Point of View

I learned to change a light bulb, and many other things, after my partner died

My other half was the handyman in the relationship. Then, all of a sudden, he was gone, writes Paul David Power.

Without the love of his life, Paul David Power had to learn how to carry on

Paul David Power learned how to live on his own after his partner Jonathan suddenly died. (Mark Cumby/CBC)

Today, I changed a light bulb.

It wasn't too long ago, if I needed a light bulb changed, I had someone to do it for me.

My partner, Jonathan.

Yes, at one point in my life I was one half of that glorified lifestyle bliss we call couplehood. Whether we want to admit it or not, it's a status. A status that rises to prominence this time of year, as Cupid points his playful arrow at our hearts and encourages us to show — and buy — our love for our significant other.

For nine years I had that status.

Until Sept. 24, 2013. The day Jonathan suddenly passed away.

After nine years, I found myself on my own.

Jonathan and June Cleaver

Before that day, I had grown comfortable sharing a home with my partner.

We traded off household duties. Mechanical or electrical issues, broken things, something in need of mowing, shoveling, or getting up on a ladder — that was Jonathan's gig.

I, on the other hand, approached domestic cleaning with such passion it would make June Cleaver blush. A god at laundry, or at least a master of pink shirts.

Soap scum? No match for me.  Dishes? So clean they squeaked. My real claim to fame? Picking up 3,285 pairs of black socks off the floor over the course of nine years (hint: I wear white socks).

We divided duties and it worked.

Paul David Power (right) and his partner Jonathan White enjoyed life as a couple for nine years, before Jonathan's sudden passing in 2013. (Submitted)

Finding yourself suddenly single after nine years is a jolt. I don't mean the pain of grief that never truly fades.

That's a whole other story.

I'm talking about the practical stuff. Things I never worried about before. Hinges need tightening? Furnace light out? Internet not working? That had been Jonathan's domain.

But suddenly looking after the household had become, literally, a one-man job.

The first burnt-out bulb

I remember my first task trying to be a handyman: a burnt out light bulb.

It was in our main entryway and without it, I was in complete darkness. I let it go for many weeks. But after one too many times banging into the front hall table, I decided it was time to do something about it.

I remember looking up at the light fixture, about eight feet above me, and pondering how I was going to do this. I could call someone.

But I didn't.

Instead I thought of Jonathan. What would he do?

I went to the garage and managed somehow to hoist our stepladder out of the summer tangle of garden hoses, weed whackers and rakes. It was too heavy to carry, so I slid it to the front porch.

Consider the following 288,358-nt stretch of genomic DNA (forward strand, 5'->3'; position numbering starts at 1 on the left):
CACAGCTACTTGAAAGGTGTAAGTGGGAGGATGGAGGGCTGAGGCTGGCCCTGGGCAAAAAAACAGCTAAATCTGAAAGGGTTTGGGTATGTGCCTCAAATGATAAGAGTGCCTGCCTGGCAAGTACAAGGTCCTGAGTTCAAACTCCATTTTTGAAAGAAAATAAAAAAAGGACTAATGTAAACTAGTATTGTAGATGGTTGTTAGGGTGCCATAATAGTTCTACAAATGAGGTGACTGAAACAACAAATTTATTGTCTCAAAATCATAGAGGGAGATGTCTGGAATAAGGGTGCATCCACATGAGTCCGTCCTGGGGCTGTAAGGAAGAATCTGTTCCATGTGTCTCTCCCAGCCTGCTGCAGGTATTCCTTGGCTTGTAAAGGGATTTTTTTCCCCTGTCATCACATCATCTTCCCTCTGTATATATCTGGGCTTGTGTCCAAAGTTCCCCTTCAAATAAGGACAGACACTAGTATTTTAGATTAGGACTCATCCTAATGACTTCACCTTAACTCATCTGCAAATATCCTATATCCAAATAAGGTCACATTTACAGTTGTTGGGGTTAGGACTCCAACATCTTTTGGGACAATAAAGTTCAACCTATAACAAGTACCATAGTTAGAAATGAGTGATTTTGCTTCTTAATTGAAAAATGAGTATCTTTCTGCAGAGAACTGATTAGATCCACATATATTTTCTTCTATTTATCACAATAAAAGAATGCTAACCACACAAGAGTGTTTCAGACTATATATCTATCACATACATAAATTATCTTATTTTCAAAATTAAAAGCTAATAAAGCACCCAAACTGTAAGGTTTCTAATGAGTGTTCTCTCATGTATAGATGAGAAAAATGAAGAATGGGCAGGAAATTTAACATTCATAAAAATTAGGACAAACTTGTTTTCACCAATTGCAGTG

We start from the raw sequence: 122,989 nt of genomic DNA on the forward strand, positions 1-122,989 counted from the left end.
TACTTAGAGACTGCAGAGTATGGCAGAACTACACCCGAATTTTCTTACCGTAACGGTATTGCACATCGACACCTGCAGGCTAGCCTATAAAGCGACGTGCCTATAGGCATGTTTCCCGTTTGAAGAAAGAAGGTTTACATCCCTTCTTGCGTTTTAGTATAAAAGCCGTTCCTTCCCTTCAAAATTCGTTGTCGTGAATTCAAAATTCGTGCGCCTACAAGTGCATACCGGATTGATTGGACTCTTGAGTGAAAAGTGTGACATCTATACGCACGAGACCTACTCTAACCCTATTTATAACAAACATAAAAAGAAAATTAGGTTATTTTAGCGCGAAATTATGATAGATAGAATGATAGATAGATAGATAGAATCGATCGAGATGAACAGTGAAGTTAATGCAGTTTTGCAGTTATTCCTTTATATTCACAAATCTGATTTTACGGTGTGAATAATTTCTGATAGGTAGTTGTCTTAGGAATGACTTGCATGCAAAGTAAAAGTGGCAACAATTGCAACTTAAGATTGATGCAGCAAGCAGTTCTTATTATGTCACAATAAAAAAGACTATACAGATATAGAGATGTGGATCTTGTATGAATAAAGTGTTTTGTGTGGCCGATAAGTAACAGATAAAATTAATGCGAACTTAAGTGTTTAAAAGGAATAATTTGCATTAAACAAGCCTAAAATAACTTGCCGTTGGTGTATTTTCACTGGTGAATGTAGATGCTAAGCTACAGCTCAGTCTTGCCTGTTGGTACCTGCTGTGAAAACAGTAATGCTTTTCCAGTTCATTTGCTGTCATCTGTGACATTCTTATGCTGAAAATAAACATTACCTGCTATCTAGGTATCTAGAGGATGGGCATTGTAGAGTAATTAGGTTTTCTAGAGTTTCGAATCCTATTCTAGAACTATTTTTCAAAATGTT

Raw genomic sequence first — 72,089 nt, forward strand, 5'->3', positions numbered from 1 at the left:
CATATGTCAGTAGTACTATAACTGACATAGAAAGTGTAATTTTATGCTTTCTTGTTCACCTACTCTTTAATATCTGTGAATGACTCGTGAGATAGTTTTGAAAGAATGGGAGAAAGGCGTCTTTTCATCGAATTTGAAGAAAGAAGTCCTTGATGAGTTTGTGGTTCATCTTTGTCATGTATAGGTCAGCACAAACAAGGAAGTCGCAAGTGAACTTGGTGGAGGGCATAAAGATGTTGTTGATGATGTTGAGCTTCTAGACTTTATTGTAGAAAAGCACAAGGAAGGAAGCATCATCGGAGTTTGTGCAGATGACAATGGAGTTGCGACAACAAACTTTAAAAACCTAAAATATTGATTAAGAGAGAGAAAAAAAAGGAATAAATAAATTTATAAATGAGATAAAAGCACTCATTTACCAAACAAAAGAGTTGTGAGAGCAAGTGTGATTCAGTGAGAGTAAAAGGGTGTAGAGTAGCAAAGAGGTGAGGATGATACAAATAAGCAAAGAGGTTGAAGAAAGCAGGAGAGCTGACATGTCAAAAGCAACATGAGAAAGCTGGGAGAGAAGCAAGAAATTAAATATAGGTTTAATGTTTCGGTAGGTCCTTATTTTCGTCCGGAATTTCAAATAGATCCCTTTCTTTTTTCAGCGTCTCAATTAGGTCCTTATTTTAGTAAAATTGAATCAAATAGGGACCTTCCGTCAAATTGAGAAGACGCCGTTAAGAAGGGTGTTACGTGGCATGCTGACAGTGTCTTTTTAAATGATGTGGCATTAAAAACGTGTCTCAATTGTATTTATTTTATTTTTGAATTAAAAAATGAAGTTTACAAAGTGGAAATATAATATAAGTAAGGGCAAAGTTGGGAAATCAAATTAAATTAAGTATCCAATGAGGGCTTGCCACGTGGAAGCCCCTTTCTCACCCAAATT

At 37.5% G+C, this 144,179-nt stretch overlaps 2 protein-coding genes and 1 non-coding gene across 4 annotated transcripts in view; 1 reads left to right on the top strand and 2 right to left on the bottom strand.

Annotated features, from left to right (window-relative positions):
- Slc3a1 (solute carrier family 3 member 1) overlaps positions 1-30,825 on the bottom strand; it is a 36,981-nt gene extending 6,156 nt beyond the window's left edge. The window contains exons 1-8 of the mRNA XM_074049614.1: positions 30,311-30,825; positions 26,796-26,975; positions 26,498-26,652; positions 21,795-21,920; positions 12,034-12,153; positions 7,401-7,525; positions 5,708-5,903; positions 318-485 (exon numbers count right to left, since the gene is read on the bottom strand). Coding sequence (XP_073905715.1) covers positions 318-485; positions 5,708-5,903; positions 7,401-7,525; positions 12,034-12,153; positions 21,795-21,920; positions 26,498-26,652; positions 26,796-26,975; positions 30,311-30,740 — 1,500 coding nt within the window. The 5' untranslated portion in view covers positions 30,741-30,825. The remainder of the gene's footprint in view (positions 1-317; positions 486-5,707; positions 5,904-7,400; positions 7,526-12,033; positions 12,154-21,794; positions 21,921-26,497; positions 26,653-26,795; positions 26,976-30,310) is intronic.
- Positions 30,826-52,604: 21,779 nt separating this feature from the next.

Setting the ladder in position below the light, I climbed carefully. Now, to a four-foot-eight-inch guy, climbing up to an eight-foot ceiling is no small task.

It takes agility. It takes stamina. It takes a strong stomach.

A short-lived moment of victory

I arrived at the top victorious, only to discover the shade would have to be unscrewed.

I descended, went back to the garage, and opened Jonathan's tool box, to survey a mystery of screws, pliers and other shiny metal objects. What do these do anyway?

I considered the choices and proceeded to shove seven different screwdrivers in my pocket.

Back to the front hall, with screwdrivers weighing down my jeans, to once more climb the ladder. After three failed attempts, I found the right-sized screwdriver and took off the glass shade. I balanced it in one hand as I descended the ladder again and went to the pantry for a light bulb.

Back to the ladder. I placed the shade carefully on its top step, and proceeded to screw in the light bulb.

At first — nothing. The bulb was crooked.

I unscrewed and tried again — nothing. Then I realized the light switch was off.

That was a good thing. It's supposed to be, right? I screwed in the shade, climbed back down the ladder, and over to the switch.

Here goes nothing.

A divided, happy household: Paul (left) handled cleaning, while Jonathan (right) was in charge of mechanical and electrical fixes. (Submitted)

OK, on my own

With a flick of my finger, I could see.

Changing a light bulb eight feet above my head may not seem like a great accomplishment. But for me, that night, I realized something. I wished Jonathan was there, but I didn't need him to be there.

I was going to be ok, on my own.

Seven different screwdrivers, plus several trips up a ladder: one working light bulb. (Lisi Niesner/Reuters)

I am forever grateful for the time I had with Jonathan. For having a relationship that many people in this world never are fortunate enough to experience. But I'm also grateful for what I discovered after losing Jonathan.

Something I never really understood as a single man before entering couplehood. Something that many of my single friends have yet to discover.

I might want a relationship, but I don't need one.

Valentines Day isn't a bouquet of roses for many. Whether it's love lost, or that great love still not found, the day can make us feel we are somehow less complete if not part of a couple. That we need a relationship.

We don't.

Whether in a relationship or not, love is all around us, in our friends, our families, our memories and most importantly, within ourselves.

And if we're on our own, that's OK.

Today, I changed a light bulb.

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About the Author

Paul David Power

Contributor

Paul David Power is an award-winning playwright, writer, actor, producer and director. He lives in St. John's.